Before the law caught up with them, Winnie Waruru, 42, and Faith Newton, 52, lived large in America.
One drove a Maserati, an Italian luxury brand known for its exclusive styling, and the other one a Range Rover. As dollar millionaires, they kept their lives private and few Kenyans had heard about the two nurses whose fortunes seemed endless. In addition to their lavish lifestyles, they had five properties in the US and operated 40 bank accounts.
The US government now claims that the two Kenyans swindled Boston state out of $100 million in healthcare fraud. They are alleged to have paid kickbacks to obtain referrals and retain patients over a five-year period.
US detectives watched their transactions that ran into millions of dollars for many months.
Last week, Waruru pleaded guilty before US Senior District Court Judge George A. O’Toole Jr, who has scheduled sentencing for January 12, 2023, according to a release by US Attorney Rachael Rollins. Newton’s case will continue.
Detectives allege that between January 2013 and January 2017, the two used Arbor Homecare Services LLC as a conduit to siphon $100 million from MassHealth and Medicare – a program that provides health coverage primarily for people with low incomes – by claiming refunds and filing false statements. They then closed down the company.
With a budget running into billions of dollars, MassHealth, which pays for personal care attendants, medical equipment, and specific prescription, has been a target of swindlers who first apply to become providers through registered companies. The healthcare company nurses are supposed to attend to vulnerable members and then bill the programme for reimbursement.
Both Waruru and Newton were accused of “conspiracy to commit health care fraud” and for billing for healthcare services that they never provided. They are also charged with making false statements to MassHealth.
The federal government has filed a civil action to seize the duo’s properties and freeze their bank accounts, which held millions of dollars.
The court papers say that Newton was part-owner and operator of Arbor Homecare Services LLC, while Waruru was a licensed practical nurse. On paper, Waruru was “employed” by Arbor Care Homecare Services, but, according to court records, she was more than that.
To get more money, they are said to have entered into “sham” employment relationships with family members of MassHealth patients and purported to provide unnecessary medical care, billed as “visits”. For example, Arbor would reimburse a relative staying with a relative member for fictitious nurse visits in a scheme that went undetected between January 2013 and January 2017. It would then make claims to MassHealth.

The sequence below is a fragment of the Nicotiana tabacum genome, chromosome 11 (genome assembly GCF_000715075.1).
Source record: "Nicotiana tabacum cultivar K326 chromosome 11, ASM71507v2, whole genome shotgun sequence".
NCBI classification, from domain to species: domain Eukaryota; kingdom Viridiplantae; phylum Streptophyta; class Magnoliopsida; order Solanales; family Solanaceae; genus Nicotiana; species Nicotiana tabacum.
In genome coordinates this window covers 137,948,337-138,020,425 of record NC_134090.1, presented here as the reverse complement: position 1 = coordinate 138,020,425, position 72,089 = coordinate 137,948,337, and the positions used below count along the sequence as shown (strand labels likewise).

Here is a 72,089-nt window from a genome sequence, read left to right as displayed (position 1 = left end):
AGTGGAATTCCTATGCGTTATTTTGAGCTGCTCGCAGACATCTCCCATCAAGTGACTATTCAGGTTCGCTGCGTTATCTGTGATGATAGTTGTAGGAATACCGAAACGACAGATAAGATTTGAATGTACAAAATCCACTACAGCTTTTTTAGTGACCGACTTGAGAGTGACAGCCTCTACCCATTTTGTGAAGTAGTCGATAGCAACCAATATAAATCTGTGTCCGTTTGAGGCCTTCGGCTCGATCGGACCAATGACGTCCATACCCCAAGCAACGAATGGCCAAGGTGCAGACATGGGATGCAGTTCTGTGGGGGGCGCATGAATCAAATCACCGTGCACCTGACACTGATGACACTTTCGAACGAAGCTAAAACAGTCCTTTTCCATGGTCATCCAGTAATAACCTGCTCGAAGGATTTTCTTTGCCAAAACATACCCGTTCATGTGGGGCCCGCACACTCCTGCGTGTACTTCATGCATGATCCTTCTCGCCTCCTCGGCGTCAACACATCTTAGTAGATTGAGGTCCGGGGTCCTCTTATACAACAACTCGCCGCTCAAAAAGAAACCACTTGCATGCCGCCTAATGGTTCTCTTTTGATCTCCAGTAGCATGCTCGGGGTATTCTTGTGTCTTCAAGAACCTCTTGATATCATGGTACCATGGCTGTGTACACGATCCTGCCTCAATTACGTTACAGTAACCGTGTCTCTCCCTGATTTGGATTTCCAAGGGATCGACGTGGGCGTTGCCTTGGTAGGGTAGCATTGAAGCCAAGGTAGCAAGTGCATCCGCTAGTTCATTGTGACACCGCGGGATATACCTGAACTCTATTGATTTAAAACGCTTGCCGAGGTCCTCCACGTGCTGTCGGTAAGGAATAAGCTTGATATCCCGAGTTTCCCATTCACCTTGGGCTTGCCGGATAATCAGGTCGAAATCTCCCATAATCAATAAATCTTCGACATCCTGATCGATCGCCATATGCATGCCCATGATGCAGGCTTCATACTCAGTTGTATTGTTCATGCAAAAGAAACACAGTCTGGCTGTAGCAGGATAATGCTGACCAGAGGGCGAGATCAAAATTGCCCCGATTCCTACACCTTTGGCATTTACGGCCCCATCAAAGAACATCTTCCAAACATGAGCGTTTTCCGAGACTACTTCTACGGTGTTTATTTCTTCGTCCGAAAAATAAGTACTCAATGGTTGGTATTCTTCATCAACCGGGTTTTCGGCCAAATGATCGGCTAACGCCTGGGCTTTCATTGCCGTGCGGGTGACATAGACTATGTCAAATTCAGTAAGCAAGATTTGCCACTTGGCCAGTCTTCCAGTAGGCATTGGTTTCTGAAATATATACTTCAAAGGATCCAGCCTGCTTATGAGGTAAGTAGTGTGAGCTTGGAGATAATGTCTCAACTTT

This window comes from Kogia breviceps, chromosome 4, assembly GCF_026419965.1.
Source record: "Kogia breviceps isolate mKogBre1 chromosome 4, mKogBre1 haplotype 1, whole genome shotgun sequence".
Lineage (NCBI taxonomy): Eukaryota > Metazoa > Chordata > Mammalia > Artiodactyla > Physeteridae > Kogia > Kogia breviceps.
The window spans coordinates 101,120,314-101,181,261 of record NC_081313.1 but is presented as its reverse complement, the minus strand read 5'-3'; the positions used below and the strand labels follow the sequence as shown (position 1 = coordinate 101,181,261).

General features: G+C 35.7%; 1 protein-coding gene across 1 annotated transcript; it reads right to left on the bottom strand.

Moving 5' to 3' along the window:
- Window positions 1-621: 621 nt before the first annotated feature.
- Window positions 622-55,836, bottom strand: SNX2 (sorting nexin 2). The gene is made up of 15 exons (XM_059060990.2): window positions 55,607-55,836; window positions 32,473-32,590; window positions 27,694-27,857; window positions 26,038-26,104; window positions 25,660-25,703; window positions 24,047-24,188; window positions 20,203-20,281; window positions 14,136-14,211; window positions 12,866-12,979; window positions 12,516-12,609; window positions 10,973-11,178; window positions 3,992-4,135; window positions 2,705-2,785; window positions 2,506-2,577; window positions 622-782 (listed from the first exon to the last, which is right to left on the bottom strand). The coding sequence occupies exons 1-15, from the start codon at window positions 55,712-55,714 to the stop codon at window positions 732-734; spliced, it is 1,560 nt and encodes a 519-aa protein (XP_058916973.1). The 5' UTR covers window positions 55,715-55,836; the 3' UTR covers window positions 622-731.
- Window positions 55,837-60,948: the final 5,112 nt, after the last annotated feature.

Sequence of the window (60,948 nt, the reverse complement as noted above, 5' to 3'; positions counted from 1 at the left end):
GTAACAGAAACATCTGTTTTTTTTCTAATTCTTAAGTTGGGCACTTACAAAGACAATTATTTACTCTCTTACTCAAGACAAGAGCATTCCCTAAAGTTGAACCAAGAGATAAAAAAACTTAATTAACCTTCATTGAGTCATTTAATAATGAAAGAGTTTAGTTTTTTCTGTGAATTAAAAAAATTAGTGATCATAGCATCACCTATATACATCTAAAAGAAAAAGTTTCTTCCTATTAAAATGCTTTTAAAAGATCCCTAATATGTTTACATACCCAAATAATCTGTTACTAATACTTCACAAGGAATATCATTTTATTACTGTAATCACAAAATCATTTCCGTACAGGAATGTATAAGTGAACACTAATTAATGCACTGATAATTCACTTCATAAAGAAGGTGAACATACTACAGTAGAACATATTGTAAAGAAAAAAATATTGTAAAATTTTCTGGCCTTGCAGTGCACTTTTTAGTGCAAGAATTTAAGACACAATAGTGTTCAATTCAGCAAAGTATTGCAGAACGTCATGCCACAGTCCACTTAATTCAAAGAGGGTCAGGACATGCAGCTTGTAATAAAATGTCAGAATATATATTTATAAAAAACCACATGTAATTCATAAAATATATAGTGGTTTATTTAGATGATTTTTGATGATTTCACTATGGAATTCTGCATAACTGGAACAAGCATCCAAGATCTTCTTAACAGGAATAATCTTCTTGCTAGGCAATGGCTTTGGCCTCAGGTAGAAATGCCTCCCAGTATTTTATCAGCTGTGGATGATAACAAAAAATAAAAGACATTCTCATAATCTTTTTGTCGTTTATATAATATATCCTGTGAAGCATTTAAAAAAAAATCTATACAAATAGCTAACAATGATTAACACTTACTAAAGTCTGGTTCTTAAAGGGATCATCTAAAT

The two are also said to have been paying kickbacks to patients under their care to retain them as part of Arbor Homecare Services LLC. Detectives alleged that Waruru “caused Arbor to bill MassHealth over $1.2 million (Sh120 million) in fraudulent nursing visits” and “passed money from Newton to two Arbor patients in order to retain them.”
By luring the patients into the scheme, the two billed for services that were neither rendered nor needed.
According to the prosecutor, “Arbor, through Newton and others, developed employment relationships” with patients’ relatives who purported to offer services. They would also pay kickbacks for patient referrals, regardless of medical necessity requirements, in a scheme that saw Arbor’s income run into millions. By entering into “sham” employment relationships with patients’ family members, according to the prosecution, it was easy for Arbor to purport “to provide home health aide services that were not medically necessary and routinely billed for fictitious visits that did not occur”.
For instance, said the charge sheet, “Waruru and Arbor billed MassHealth for Waruru’s skilled nursing visits, many of which she did not perform, were medically unnecessary, or were not approved by a physician.”
According to the civil complaint, Newton targeted low-income, disabled, and/or people with mental health issues. Additionally, Newton is alleged to have laundered the illegally acquired wealth.
The court records indicate that Arbor was registered by a Mr Njoroge Muiruri, a registered nurse, and it ceased to exist in 2017 after he filed a certificate of cancellation with the Massachusetts Secretary of State. It is not clear whether the company folded due to the investigations.
The indictments of health care fraud, conspiracy to commit health care fraud, money laundering conspiracy, and money laundering each offer a jail term of up to 10 years, three years of supervised release, and a fine of up to $250,000 or twice the amount of the money involved in the laundering.
The conspiracy to pay kickbacks, make false statements, and make a false statement in health care matters each provides for a sentence of up to five years in prison, three years of supervised release, and a fine of up to $250,000.